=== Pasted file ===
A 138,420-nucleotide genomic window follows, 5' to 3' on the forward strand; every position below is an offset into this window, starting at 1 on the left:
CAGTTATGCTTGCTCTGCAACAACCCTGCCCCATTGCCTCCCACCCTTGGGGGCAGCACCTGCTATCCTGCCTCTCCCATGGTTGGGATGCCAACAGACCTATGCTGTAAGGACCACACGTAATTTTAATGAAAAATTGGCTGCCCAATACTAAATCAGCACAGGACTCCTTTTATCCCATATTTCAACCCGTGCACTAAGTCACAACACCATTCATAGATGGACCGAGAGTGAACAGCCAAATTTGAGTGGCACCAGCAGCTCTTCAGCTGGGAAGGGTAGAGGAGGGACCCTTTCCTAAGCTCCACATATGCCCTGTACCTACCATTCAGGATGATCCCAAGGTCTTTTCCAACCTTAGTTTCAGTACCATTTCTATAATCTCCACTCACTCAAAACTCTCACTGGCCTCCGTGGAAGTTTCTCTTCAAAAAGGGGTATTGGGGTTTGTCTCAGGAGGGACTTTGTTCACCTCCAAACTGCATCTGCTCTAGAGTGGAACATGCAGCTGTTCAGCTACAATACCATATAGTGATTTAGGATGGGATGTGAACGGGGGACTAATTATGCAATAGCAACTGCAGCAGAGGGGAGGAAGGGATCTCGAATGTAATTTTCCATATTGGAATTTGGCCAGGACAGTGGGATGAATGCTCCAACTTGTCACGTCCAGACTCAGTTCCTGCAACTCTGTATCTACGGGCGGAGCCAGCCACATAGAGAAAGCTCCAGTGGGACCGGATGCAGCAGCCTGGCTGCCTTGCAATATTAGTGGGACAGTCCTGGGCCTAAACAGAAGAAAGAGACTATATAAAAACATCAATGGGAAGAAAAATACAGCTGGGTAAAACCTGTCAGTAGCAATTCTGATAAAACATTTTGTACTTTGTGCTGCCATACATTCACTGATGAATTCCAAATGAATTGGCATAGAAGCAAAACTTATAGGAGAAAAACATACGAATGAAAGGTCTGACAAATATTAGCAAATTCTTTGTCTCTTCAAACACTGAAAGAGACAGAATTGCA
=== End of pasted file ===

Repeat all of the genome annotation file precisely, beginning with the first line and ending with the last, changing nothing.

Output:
A 138,420-nucleotide genomic window follows, 5' to 3' on the forward strand; every position below is an offset into this window, starting at 1 on the left:
CAGTTATGCTTGCTCTGCAACAACCCTGCCCCATTGCCTCCCACCCTTGGGGGCAGCACCTGCTATCCTGCCTCTCCCATGGTTGGGATGCCAACAGACCTATGCTGTAAGGACCACACGTAATTTTAATGAAAAATTGGCTGCCCAATACTAAATCAGCACAGGACTCCTTTTATCCCATATTTCAACCCGTGCACTAAGTCACAACACCATTCATAGATGGACCGAGAGTGAACAGCCAAATTTGAGTGGCACCAGCAGCTCTTCAGCTGGGAAGGGTAGAGGAGGGACCCTTTCCTAAGCTCCACATATGCCCTGTACCTACCATTCAGGATGATCCCAAGGTCTTTTCCAACCTTAGTTTCAGTACCATTTCTATAATCTCCACTCACTCAAAACTCTCACTGGCCTCCGTGGAAGTTTCTCTTCAAAAAGGGGTATTGGGGTTTGTCTCAGGAGGGACTTTGTTCACCTCCAAACTGCATCTGCTCTAGAGTGGAACATGCAGCTGTTCAGCTACAATACCATATAGTGATTTAGGATGGGATGTGAACGGGGGACTAATTATGCAATAGCAACTGCAGCAGAGGGGAGGAAGGGATCTCGAATGTAATTTTCCATATTGGAATTTGGCCAGGACAGTGGGATGAATGCTCCAACTTGTCACGTCCAGACTCAGTTCCTGCAACTCTGTATCTACGGGCGGAGCCAGCCACATAGAGAAAGCTCCAGTGGGACCGGATGCAGCAGCCTGGCTGCCTTGCAATATTAGTGGGACAGTCCTGGGCCTAAACAGAAGAAAGAGACTATATAAAAACATCAATGGGAAGAAAAATACAGCTGGGTAAAACCTGTCAGTAGCAATTCTGATAAAACATTTTGTACTTTGTGCTGCCATACATTCACTGATGAATTCCAAATGAATTGGCATAGAAGCAAAACTTATAGGAGAAAAACATACGAATGAAAGGTCTGACAAATATTAGCAAATTCTTTGTCTCTTCAAACACTGAAAGAGACAGAATTGCA